Does anybody remember these?
I’m not sure why I kept this collection of Collier’s Junior Classics but being born in the 60’s, this was my introduction to the world outside my family and I found it fascinating.
Fast forward a few years and I was using Collier’s Encyclopedias together with the school library collection to complete my high school chemistry projects. For those of you who have no clue what I am talking about, image having to look up properties for chemicals manually in many different sources and locations! When WHMIS 1988 came along, I remember thinking what a great asset this was with so much chemical-specific knowledge all in one document called the Material Safety Data Sheet (MSDS).
How things have changed!
Today, of course, we have the internet and more information at our figure tips than I could have ever imagined! And that begs the question; Is WHMIS and the (M)SDS still useful? YES – more than ever before! We have gone from having too little information to having too much! The internet presents a blizzard of information and it can often be difficult for the average user to define what is accurate and what is not. Chemical suppliers must create the (M)SDS for the chemicals they are manufacturing or distributing. As a result (M)SDSs present “curated” information about chemicals – like my encyclopedias they are the first place to look for reliable, consistent information.
So how is UN GHS changing the Safety Data Sheets?
With the adoption of UN GHS, Canada has a method for classification and labelling of chemicals that is now consistent with other countries around the world. In our global environment, this communication tool is critical! It means that whether we work in the UK, US, Canada or one of 72 countries that have adopted some form of the UN GHS, we should be able to understand the hazards associated with a chemical we are using, storing, or handling. That’s awesome because chemical properties and usage know no borders!
Where do we go from here?
The fact that more than 100 million substances are found in the Chemical Abstract Service (CAS) Registry, shows we have become global developers, producers and consumers of chemicals. In the year 2014, more substances were registered with the CAS Registry than in the years from 1965-1990 combined! With so much chemical information at our figure tips through the internet, our brilliant chemists continue to formulate better products to meet our insatiable appetite! Better paints, better adhesives, better tires, better engineered hardwood, better insulation, better clothing and the list goes on!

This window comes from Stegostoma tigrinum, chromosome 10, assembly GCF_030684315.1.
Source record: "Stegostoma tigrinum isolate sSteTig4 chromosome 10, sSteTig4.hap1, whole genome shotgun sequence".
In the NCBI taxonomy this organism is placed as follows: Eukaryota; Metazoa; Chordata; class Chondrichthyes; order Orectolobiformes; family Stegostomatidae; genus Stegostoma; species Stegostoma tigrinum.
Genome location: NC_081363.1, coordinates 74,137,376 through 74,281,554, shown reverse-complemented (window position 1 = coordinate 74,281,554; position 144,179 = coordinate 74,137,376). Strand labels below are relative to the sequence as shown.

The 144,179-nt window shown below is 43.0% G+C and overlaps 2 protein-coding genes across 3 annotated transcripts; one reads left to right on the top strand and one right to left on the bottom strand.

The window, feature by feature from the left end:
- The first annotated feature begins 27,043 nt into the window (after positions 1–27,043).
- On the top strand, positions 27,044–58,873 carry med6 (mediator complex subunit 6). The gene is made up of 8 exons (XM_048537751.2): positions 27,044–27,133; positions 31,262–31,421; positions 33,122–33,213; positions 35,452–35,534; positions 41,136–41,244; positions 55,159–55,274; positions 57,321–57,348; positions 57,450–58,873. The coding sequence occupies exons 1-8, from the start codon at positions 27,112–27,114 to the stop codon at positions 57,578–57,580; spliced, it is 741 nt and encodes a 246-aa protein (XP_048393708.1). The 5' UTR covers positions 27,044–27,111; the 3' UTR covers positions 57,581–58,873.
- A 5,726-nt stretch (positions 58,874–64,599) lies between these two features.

With so many more chemicals to keep track of, how are companies managing to protect their employees? Let’s go back to the (M)SDS for a moment. In 1988, when WHMIS in Canada was established, the chemical market was in need of better information and WHMIS was the answer. With the use of chemicals growing exponentially since then, the average number of (M)SDSs per company has grown. It is no longer practical to require employees to review a ten page document on each chemical. Heck some companies I’ve worked with have what would be the equivalent of an entire volume of encyclopedias, just in the number (M)SDSs that they manage! Is it reasonable to expect employees to be familiar with all this information? Of course not! So what is the answer?
The future is here!
Just as search engines developed a way for users to personalize search criteria on pretty much anything, companies need a way to take “curated” information on chemicals and enable their employees to “search” it for hazard knowledge. Sound too good to be true! It’s not! With “enabling technologies”, things that were impossible even 5 years ago, are now possible. Technology is changing the way we take vacations, find rides and our general expectation of accessibility to knowledge. This expectation is spilling over into the workplace and employees are beginning to demand easier access to knowledge about the hazards they may face. Companies will do best to embrace new technologies as an asset, using them to communicate “curated” knowledge with and engage employees in their workplace!
To find out more about existing technology to manage hazardous materials, send us an email at [email protected]! Take a step into the future with your company today!